Here we see that everlasting life, or being saved, is contrasted to condemnation. Those who believe in Jesus Christ are not condemned. But the person who does not believe in Jesus Christ is condemned already.

John 5:28-29 (NKJV) "Do not marvel at this; for the hour is coming in which all who are in the graves will hear His voice 29 "and come forth; those who have done good, to the resurrection of life, and those who have done evil, to the resurrection of condemnation.

Here resurrection life is contrasted to condemnation.

The Greek word that Paul uses, in Romans 8:1, for condemnation is katakrima. This particular word is only used three times in Scripture, all of them by Paul in Romans. Paul uses katakrima twice in Romans 5.

Romans 5:16 (NKJV) And the gift is not like that which came through the one who sinned. For the judgment which came from one offense resulted in condemnation, but the free gift which came from many offenses resulted in justification.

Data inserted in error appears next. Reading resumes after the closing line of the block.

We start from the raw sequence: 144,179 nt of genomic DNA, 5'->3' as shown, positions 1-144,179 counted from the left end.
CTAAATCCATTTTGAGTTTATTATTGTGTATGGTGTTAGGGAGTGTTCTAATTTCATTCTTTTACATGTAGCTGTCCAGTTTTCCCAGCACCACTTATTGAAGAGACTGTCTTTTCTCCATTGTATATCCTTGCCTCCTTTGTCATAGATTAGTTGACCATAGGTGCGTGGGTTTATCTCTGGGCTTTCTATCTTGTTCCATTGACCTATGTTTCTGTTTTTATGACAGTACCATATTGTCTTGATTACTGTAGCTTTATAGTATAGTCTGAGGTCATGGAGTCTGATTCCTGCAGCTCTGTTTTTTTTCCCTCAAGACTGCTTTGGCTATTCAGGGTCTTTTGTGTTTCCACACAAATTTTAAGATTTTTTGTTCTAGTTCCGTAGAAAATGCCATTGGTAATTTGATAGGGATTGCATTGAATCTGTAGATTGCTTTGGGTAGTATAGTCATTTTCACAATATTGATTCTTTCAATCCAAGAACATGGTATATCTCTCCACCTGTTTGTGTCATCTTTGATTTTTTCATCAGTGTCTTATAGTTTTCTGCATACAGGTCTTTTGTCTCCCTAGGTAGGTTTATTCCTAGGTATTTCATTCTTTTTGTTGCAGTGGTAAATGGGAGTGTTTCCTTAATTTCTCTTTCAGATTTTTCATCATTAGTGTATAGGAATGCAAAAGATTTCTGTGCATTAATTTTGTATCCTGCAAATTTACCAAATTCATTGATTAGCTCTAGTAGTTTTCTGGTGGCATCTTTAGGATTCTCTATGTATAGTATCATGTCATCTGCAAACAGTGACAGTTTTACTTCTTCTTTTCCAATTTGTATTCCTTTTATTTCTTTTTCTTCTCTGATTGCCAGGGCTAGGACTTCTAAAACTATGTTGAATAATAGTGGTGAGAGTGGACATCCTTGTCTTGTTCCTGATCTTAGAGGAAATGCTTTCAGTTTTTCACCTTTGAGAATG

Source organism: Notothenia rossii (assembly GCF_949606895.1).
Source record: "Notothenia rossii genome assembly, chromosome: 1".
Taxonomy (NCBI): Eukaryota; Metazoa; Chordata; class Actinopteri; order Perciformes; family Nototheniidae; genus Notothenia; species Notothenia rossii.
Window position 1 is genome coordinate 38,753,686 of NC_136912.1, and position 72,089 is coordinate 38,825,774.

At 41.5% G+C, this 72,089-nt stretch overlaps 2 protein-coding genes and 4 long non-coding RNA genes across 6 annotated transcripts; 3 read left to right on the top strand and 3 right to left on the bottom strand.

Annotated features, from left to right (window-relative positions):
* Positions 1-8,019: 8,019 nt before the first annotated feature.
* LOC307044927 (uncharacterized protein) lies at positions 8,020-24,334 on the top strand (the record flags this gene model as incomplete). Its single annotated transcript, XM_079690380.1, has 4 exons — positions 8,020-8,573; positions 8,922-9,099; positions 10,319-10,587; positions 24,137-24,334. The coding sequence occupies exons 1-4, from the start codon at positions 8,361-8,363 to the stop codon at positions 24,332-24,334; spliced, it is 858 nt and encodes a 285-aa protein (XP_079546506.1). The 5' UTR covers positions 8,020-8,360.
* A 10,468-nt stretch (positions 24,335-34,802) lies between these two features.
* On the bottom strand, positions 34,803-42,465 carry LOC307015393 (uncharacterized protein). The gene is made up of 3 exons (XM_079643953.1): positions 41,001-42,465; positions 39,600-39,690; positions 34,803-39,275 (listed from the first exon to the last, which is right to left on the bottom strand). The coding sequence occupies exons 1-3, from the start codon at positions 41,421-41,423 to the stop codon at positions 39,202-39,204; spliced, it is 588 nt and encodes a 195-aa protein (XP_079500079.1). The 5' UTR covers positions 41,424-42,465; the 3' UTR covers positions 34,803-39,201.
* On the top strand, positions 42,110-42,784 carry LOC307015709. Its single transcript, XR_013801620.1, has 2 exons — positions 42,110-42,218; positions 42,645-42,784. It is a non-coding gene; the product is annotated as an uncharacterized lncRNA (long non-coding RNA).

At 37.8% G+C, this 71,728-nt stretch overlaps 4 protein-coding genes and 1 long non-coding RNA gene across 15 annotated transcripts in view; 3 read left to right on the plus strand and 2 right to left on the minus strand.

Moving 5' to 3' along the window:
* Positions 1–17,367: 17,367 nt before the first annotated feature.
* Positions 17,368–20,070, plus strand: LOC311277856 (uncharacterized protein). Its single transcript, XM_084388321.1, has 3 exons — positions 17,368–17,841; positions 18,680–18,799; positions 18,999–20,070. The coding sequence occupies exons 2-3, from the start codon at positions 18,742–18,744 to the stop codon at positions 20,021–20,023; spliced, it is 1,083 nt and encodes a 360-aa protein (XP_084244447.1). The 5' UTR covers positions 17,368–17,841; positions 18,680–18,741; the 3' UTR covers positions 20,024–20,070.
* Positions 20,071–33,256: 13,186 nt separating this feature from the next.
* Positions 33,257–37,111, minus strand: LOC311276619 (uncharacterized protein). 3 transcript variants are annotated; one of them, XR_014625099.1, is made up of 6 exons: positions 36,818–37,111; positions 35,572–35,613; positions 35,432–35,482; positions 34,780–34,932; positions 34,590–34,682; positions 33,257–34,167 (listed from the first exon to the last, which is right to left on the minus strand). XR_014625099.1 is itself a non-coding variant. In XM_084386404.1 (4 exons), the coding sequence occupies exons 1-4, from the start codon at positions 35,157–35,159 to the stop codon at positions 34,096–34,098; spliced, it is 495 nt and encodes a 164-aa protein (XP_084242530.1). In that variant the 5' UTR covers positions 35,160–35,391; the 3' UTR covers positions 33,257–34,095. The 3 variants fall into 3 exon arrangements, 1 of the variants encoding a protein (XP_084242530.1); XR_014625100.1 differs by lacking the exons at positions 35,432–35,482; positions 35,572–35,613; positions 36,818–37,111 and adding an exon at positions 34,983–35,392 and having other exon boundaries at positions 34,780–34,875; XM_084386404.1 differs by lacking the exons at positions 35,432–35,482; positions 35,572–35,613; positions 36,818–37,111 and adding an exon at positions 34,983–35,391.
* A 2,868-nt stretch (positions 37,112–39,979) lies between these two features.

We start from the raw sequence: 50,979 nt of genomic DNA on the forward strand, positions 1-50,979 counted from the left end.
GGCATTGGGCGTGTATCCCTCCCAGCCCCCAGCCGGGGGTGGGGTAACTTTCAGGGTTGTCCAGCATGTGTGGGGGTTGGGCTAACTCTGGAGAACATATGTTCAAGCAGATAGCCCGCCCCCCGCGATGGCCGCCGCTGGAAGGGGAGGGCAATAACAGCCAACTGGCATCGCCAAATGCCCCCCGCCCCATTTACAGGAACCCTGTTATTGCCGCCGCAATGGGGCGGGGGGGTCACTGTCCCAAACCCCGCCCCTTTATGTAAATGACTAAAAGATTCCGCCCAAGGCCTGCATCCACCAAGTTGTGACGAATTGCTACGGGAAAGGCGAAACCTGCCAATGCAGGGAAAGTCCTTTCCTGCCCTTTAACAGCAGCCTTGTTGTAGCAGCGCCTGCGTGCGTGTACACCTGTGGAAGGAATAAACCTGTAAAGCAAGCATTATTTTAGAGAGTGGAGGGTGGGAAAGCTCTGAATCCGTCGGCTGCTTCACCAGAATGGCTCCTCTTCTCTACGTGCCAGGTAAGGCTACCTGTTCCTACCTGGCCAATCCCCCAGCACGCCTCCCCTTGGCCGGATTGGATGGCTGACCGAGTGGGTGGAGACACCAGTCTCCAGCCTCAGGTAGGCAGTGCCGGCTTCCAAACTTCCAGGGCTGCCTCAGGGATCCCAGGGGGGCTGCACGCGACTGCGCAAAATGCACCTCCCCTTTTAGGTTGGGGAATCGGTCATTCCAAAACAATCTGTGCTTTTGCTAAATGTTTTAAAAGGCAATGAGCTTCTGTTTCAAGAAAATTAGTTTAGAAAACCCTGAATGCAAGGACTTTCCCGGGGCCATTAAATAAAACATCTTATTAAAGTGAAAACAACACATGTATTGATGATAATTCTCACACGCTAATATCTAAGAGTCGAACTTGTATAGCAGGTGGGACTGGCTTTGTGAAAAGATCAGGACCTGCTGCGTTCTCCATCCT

We see here that Adam's sin resulted in Judgment, which is the Greek word krima; a sentence, or a decision on the part of a judge. This sentence from the judge resulted in condemnation, katakrima. Katakrima is defined by Suttor in his Lexicon as the punishment following the sentence. It is in a passive formation in the Greek and it is not likely to refer to the sentence as an edict from the judge, but rather to the punishment.

What was the condemnation that Adam received? Death! He didn't die physically but he did die spiritually. He became separated from God, Who is life. Jesus said:

John 11:25 (NKJV) Jesus said to her, "I am the resurrection and the life. He who believes in Me, though he may die, he shall live.
John 14:6 (NKJV) Jesus said to him, "I am the way, the truth, and the life. No one comes to the Father except through Me.

Jesus is life! To be separated from Him is death. To die physically in the condition of spiritual death is to experience the second death.

Revelation 20:14 (NKJV) Then Death and Hades were cast into the lake of fire. This is the second death.

So, condemnation is spiritual death which results in the second death, the lake of fire.

Romans 5:18 Therefore, as through one man's offense judgment came to all men, resulting in condemnation, even so through one Man's righteous act the free gift came to all men, resulting in justification.